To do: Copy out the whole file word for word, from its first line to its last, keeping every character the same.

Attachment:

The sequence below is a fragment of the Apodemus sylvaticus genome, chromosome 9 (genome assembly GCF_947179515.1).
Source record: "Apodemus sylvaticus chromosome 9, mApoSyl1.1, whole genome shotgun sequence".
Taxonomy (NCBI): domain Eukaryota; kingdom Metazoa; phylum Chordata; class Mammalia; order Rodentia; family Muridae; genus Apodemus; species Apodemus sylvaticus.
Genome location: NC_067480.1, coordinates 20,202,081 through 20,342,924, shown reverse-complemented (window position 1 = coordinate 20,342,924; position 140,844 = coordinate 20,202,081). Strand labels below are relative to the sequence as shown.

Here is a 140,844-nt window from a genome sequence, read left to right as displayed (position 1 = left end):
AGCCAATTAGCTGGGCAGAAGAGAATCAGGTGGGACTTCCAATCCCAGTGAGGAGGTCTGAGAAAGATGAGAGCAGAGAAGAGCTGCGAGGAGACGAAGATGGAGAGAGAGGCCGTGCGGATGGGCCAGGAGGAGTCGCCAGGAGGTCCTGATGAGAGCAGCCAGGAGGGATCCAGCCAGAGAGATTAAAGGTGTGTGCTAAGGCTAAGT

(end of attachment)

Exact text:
The sequence below is a fragment of the Apodemus sylvaticus genome, chromosome 9 (genome assembly GCF_947179515.1).
Source record: "Apodemus sylvaticus chromosome 9, mApoSyl1.1, whole genome shotgun sequence".
Taxonomy (NCBI): domain Eukaryota; kingdom Metazoa; phylum Chordata; class Mammalia; order Rodentia; family Muridae; genus Apodemus; species Apodemus sylvaticus.
Genome location: NC_067480.1, coordinates 20,202,081 through 20,342,924, shown reverse-complemented (window position 1 = coordinate 20,342,924; position 140,844 = coordinate 20,202,081). Strand labels below are relative to the sequence as shown.

Here is a 140,844-nt window from a genome sequence, read left to right as displayed (position 1 = left end):
AGCCAATTAGCTGGGCAGAAGAGAATCAGGTGGGACTTCCAATCCCAGTGAGGAGGTCTGAGAAAGATGAGAGCAGAGAAGAGCTGCGAGGAGACGAAGATGGAGAGAGAGGCCGTGCGGATGGGCCAGGAGGAGTCGCCAGGAGGTCCTGATGAGAGCAGCCAGGAGGGATCCAGCCAGAGAGATTAAAGGTGTGTGCTAAGGCTAAGT